HOWTO: Monitor the Windows XP Firewall

Introduction

Most Windows users are blissfully unaware that Windows XP has a perfectly serviceable (and actually pretty damn good) firewall, and when pressed for security, will actually go out and buy (or download) some trashy piece of software that boasts real-time monitoring, alert popups or such similar nonsense that they'll never actually use and that they switch off after the first half hour.

However, even techies who know about the XP firewall (and curse Microsoft by not switching it on by default on all interfaces) often ignore the fact that it provides pretty comprehensive logging. Oddly enough, most techies are averse to logging, on the spurious grounds that they are only (and even then seldom) useful post facto.

Well, that's not quite the case with the XP firewall. With a few lines of Perl and some ANSI magic, it can be turned quite easily into a comprehensive (and near-real-time) monitor of host activity you can leave running on a console window.

Setting Things Up

Well, I assume you already know how to turn on your firewall. You actually have it on this very minute, right?

(pause for effect)

OK. What you probably didn't do is turn on logging. To do that, open your network connection properties and go to the Advanced tab. On my SP1 XP box, there is a Settings button on the Advanced tab that causes a second property sheet to appear with three tabs:

  • Services - where you pick which TCP or UDP ports you want open (if any)
  • Security Logging - the only place you actually want to go today
  • ICMP - ICMP handling (ping request handling for you less technical folk)

Go into Security Logging and switch on logging for both dropped packets and successful connections. Why? Because you want to see what your own machine is doing, that's why.

And that's it. Your machine should be logging to C:\WINDOWS\pfirewall.log, and the file (which you can look at with notepad) has the following format:

date time action protocol src-ip dst-ip src-port dst-port size tcpflags tcpsyn tcpack tcpwin icmptype icmpcode info

The format is (in Microsoft fashion) written acrosss the first line in the log file, so if this changes with SP2 it should be enough to just restart the firewall and look at the new log file to figure out any changes to the script.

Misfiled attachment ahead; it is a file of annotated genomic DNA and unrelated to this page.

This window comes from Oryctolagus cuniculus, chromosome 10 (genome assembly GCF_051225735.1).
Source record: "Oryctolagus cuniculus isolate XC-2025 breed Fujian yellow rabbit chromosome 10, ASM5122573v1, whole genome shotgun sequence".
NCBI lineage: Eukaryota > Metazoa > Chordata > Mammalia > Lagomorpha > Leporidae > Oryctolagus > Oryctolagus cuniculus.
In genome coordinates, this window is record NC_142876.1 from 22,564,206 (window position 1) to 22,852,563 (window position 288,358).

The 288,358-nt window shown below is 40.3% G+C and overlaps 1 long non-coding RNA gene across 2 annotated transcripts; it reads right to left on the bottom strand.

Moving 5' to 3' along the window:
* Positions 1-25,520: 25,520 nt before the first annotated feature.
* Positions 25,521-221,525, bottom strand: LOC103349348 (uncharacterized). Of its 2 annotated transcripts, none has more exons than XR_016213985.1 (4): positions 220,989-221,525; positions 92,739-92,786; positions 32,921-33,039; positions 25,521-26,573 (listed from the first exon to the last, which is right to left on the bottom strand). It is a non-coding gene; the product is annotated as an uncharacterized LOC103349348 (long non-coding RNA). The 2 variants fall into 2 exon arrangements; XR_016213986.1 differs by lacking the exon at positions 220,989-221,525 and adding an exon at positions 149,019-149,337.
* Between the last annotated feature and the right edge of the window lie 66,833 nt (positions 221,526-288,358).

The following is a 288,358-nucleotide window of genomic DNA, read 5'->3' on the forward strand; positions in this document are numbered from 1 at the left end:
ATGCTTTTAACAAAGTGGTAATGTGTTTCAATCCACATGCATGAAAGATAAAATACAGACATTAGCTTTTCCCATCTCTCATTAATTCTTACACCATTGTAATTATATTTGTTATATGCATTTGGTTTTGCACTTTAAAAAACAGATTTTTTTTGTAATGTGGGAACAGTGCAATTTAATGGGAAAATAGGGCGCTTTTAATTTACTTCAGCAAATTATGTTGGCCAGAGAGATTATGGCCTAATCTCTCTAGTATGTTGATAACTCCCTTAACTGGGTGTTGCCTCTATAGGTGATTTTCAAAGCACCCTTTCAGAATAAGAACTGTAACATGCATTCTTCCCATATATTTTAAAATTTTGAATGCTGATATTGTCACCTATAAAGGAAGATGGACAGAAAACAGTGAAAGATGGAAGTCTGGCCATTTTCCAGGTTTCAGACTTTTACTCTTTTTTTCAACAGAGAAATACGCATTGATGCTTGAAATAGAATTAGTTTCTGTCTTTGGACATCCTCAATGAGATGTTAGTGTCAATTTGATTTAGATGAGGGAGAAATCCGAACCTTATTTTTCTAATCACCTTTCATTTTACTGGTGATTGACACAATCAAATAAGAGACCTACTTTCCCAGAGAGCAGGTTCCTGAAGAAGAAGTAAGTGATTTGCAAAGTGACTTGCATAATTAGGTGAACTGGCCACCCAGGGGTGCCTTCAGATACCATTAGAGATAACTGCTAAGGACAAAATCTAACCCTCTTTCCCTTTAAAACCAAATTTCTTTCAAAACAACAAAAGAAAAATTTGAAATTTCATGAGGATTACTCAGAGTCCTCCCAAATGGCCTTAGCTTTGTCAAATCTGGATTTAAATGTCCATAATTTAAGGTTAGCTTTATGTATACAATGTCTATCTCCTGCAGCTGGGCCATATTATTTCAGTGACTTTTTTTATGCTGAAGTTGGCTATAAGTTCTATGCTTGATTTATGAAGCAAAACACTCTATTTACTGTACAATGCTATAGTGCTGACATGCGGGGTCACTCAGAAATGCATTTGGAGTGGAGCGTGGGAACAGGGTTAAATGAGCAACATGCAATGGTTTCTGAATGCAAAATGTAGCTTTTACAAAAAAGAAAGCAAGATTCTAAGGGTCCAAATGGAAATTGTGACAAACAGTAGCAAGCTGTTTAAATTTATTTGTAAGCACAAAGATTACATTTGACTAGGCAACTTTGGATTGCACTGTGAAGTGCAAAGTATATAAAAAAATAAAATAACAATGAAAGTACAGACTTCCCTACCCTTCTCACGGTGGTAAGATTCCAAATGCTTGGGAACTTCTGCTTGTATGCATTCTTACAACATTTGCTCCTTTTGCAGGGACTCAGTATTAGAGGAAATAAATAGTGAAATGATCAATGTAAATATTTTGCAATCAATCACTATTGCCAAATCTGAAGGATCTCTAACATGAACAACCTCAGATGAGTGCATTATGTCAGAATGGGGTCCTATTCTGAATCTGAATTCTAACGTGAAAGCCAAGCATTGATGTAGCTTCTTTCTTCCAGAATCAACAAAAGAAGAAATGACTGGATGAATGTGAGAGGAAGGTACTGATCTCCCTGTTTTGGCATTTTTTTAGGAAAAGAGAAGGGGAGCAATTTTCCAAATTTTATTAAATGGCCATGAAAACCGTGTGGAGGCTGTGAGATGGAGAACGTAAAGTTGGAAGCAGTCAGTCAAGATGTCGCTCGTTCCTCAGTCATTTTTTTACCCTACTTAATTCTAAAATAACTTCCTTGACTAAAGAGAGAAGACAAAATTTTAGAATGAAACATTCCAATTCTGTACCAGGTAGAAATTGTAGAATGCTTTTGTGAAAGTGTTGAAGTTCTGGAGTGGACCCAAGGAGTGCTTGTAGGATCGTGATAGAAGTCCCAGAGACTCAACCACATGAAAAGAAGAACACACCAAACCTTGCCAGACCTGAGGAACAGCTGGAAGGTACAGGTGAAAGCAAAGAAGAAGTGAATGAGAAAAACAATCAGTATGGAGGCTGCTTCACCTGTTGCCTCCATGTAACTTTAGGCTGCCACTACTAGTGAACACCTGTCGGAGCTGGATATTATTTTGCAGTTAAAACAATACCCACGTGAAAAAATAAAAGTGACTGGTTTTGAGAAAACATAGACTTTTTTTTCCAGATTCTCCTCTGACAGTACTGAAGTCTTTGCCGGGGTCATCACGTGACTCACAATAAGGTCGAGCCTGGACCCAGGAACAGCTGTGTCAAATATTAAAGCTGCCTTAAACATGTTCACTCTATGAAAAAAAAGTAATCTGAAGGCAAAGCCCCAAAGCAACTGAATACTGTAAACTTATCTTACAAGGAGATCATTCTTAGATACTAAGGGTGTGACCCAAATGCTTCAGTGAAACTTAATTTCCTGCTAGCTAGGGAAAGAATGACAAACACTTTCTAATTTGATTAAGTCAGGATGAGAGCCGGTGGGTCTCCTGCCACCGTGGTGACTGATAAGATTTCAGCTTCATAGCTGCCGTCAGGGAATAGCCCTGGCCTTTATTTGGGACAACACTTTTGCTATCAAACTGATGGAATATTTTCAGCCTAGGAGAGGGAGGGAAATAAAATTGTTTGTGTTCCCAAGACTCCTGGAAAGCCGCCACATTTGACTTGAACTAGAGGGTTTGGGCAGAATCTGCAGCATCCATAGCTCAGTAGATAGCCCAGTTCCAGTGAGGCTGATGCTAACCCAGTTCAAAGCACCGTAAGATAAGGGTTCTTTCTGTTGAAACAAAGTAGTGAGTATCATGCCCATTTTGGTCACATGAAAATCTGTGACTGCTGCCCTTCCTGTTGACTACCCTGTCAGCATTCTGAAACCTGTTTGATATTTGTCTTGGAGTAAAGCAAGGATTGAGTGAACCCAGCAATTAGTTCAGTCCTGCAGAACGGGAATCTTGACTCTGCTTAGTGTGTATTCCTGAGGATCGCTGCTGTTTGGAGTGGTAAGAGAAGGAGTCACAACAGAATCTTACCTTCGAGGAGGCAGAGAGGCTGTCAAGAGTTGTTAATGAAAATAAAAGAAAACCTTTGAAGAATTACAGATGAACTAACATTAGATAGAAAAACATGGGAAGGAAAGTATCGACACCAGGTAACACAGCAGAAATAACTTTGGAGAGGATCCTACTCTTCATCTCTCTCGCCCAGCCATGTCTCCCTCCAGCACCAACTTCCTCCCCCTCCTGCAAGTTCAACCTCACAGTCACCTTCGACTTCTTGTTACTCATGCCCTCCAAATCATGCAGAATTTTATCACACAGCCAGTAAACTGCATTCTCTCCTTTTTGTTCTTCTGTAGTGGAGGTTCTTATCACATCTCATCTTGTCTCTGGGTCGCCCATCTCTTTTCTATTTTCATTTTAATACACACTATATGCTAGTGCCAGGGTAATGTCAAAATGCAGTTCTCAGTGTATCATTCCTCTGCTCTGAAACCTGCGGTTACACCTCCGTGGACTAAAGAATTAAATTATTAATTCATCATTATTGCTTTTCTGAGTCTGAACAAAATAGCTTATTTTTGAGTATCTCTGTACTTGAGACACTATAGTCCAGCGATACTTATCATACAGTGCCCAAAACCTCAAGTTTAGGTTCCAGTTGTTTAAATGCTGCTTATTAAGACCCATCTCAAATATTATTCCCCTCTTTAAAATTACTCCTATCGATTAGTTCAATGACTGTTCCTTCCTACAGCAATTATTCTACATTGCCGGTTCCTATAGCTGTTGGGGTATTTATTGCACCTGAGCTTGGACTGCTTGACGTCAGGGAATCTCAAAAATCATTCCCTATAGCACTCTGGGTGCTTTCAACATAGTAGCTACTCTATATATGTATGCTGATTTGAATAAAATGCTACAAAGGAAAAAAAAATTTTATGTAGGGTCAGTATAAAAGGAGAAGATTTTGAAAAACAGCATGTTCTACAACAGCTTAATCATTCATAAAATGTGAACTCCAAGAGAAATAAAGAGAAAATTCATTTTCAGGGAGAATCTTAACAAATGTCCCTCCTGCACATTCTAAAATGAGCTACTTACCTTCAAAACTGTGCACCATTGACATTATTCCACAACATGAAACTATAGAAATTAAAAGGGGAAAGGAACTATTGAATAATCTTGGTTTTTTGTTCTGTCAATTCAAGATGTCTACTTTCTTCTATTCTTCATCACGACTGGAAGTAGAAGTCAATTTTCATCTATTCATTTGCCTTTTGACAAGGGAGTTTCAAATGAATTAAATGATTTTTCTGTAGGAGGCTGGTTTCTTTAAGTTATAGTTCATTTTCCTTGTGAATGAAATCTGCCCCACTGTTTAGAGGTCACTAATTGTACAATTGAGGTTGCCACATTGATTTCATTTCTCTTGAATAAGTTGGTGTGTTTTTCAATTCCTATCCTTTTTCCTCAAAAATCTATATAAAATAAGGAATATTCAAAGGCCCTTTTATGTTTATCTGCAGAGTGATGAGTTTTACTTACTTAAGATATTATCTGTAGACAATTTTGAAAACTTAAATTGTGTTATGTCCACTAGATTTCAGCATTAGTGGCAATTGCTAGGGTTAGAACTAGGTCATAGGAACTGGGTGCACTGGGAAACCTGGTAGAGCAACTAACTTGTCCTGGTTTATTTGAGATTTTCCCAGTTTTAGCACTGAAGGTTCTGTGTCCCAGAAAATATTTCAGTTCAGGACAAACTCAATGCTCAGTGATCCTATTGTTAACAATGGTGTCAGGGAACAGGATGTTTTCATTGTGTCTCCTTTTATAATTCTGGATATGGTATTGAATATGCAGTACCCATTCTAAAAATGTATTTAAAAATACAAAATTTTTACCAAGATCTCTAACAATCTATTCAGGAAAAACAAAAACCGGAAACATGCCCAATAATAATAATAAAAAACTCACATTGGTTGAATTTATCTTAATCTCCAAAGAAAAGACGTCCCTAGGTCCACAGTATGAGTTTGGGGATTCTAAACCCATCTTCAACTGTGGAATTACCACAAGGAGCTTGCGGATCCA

As to log rotation, it's handled automatically for you. And you don't need to worry about the log file size - I have had mine at 4096MB for a year now with no ill effects, and the extra information has proven quite interesting every time I visit new networks.

The Script

Now for the actual code. Since I use Cygwin, I used the built-in Perl distribution with the tail -f command (which takes advantage of native file update notifications) to follow log file updates and format them with ANSI Escape Codes:

#!/bin/perl
# $Id: fw.pl,v 1.4 2004/03/17 11:11:38 rcarmo Exp $
#
# ANSI pretty-printer for the Windows XP firewall log file.

# Known ports, color-coded:

my %gaPorts = ( 80 => "http",
             53 => "\033[32mdns\033[0m",
             22 => "\033[31mssh\033[0m",
             23 => "\033[1;33;41mtelnet\033[0m",
             25 => "\033[33msmtp\033[0m",
             67 => "\033[31mdhcp\033[0m",
             110 => "\033[31mpop3\033[0m",
             135 => "\033[32mms-rpc\033[0m",
             137 => "\033[32mnbt-ns\033[0m",
             139 => "\033[32mnbt-ses\033[0m",
             143 => "\033[31mimap4\033[0m",
             161 => "snmp",
             445 => "\033[32mms-ds\033[0m",
             993 => "\033[31mimap4s\033[0m",
             1080 => "socks",